by Brian Walsh
Wine Before Breakfast is a worshiping community that I pastor at the University of Toronto. And in many respects, Empire Remixed was born out of that community. This year we are taking the city as a central theme for our reading of Scripture, prayer and liturgy. We began, perhaps oddly, with Revelation 18, the fall of Babylon.
We coupled the reading with the band playing Leonard Cohen’s song, “The Future.” I offer to the Empire Remixed community my reflections on this apocalyptic text. The sermon was preached on September 13, perhaps too close to the tenth anniversary of 9/11. You be the judge.
It’s a hell of a place to start.
And I mean that literally. Revelation 18, the fall of Babylon, is one hell of a place to begin another year of worship together at Wine Before Breakfast.
And throwing Leonard Cohen’s “The Future” into the mix certainly wasn’t going to soften the blow of Revelation 18.
Your servant here he has been told
to say it clear, to say it cold:
it’s over, it ain’t going any further.
And then making a reference to Ezekiel that is not unlike how John the Revelator related to that ancient prophet, Cohen writes:
And now the wheels of heaven stop,
you feel the devil’s riding crop,
get ready for the future:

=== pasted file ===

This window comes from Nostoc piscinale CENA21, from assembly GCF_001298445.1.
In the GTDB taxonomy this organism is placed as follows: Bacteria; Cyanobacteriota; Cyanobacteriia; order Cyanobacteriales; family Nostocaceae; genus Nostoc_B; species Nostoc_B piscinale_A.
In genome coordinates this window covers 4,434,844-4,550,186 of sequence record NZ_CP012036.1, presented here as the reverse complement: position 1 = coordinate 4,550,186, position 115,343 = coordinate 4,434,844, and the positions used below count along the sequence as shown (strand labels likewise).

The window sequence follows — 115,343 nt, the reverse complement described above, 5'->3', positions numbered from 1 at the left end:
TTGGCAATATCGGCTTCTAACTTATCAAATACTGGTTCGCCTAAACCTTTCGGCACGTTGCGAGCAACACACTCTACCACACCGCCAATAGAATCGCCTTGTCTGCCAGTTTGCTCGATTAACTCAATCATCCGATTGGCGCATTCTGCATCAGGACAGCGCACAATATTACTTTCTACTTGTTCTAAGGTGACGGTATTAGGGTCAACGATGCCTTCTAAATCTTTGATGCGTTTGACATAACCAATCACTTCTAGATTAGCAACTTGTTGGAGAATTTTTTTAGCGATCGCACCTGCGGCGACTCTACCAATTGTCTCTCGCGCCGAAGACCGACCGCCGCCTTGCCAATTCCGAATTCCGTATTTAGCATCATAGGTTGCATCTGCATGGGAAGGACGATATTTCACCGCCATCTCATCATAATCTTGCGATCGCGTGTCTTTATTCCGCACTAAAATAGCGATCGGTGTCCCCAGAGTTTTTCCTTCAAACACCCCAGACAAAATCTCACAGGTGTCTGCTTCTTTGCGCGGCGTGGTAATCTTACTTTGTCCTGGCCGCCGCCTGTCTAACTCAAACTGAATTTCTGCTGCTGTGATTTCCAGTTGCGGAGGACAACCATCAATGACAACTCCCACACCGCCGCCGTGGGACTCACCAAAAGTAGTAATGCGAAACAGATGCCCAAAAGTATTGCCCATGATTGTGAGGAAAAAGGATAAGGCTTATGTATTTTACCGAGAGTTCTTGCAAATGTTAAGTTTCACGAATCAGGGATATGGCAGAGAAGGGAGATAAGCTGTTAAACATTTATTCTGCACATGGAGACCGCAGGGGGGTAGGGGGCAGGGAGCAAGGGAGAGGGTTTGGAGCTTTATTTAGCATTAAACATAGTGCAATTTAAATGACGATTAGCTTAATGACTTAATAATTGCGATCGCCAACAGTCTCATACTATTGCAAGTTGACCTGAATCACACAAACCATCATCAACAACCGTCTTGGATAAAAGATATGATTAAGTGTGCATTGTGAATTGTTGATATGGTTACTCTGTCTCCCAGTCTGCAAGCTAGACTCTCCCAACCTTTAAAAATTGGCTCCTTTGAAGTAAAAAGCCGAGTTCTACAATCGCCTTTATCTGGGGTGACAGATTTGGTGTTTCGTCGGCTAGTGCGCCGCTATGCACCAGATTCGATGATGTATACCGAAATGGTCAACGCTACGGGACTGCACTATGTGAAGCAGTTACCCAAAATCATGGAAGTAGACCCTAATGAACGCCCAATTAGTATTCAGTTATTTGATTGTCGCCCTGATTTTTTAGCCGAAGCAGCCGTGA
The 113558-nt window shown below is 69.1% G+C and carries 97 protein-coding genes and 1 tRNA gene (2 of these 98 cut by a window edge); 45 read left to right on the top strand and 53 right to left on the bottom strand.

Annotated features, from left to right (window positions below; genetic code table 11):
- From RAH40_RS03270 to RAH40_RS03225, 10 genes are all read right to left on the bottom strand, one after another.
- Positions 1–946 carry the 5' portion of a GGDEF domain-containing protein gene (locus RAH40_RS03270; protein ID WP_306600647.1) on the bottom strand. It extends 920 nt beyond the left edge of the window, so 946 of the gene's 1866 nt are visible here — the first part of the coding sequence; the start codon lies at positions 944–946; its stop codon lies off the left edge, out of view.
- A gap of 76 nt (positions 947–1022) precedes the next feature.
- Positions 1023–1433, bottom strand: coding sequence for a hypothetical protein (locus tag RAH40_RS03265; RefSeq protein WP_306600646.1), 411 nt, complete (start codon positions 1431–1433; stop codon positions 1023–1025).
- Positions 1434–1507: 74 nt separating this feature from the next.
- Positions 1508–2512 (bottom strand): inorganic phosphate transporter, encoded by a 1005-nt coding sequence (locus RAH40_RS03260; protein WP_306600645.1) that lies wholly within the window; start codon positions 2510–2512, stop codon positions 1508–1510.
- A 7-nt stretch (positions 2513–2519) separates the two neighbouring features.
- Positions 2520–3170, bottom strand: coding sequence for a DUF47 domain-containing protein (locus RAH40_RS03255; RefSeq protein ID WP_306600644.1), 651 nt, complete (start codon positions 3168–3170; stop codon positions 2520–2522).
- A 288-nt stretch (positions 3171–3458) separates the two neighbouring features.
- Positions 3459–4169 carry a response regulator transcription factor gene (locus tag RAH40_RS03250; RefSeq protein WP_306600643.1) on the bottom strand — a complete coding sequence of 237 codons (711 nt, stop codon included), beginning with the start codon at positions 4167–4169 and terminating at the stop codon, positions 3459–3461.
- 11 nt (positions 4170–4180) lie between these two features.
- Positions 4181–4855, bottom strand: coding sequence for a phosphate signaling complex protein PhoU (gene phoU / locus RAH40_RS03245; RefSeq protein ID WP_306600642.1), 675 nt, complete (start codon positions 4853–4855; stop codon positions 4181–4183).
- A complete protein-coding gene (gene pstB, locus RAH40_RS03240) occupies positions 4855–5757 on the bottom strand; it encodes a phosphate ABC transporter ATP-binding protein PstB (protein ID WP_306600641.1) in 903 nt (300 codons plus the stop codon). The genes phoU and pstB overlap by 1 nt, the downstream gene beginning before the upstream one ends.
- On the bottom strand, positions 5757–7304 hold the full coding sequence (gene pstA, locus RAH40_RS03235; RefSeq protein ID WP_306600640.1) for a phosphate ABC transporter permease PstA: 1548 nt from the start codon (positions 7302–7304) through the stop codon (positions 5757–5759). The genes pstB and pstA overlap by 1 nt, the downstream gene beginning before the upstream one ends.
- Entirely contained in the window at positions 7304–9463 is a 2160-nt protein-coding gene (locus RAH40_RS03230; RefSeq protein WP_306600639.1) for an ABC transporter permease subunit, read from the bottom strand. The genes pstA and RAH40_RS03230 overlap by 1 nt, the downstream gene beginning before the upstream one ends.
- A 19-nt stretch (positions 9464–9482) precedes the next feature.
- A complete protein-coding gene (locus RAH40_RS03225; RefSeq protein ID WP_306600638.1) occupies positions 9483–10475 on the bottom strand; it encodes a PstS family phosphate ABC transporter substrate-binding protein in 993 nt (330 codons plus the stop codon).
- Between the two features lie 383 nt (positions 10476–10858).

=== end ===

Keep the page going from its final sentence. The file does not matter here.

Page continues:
it is murder.
Fallen, fallen is Babylon the great!
Babylon, that great city, that great empire,
that was so full of the rich and the beautiful,
the very seat of civilization,
the empire, like all empires, that sees itself as a world historic force for good,
is deconstructed in this apocalyptic vision,
it’s laid bare, stripped of its pretension,
and revealed to be a dwelling place of demons, foul spirits,
and everything that is foul.
And then Cohen employs explicit sexual imagery in his prophetic vision,
give me absolute control, over every living soul
and lie beside me, baby, that’s an order
give me crack and anal sex
take the only tree that’s left and stuff it up the hole in your culture!
What kind of language is that for Christian worship at 7.22 in the morning?
Well listen to the voice of the angel who speaks with great authority and illuminates the darkness of this earth with his splendour:
all the nations have drunk the wine of the wrath of her fornication
all the kings of the earth have committed fornication with her
Everybody’s screwing with Babylon!
In this imagery, she is the great whore and we all have consummated our idolatrous lives in her bed.
So it is no wonder that another voice now interrupts the vision and says,
“Come out of her, my people”
“Don’t not take part in her sin.”
The nations and the kings are fornicating with Babylon, so come out of her, my people:
engage in a radical act of coitus interruptus!
get the hell out of Babylon!
get out of that bed of idolatrous copulation,
stop screwing around with Babylon!
I know, I know, its pretty comfortable in Babylon’s bed!
There are bonuses available for those who play by her rules,
there is wealth to be had,
luxury to be enjoyed,and if you close your ears to the cries of the poor,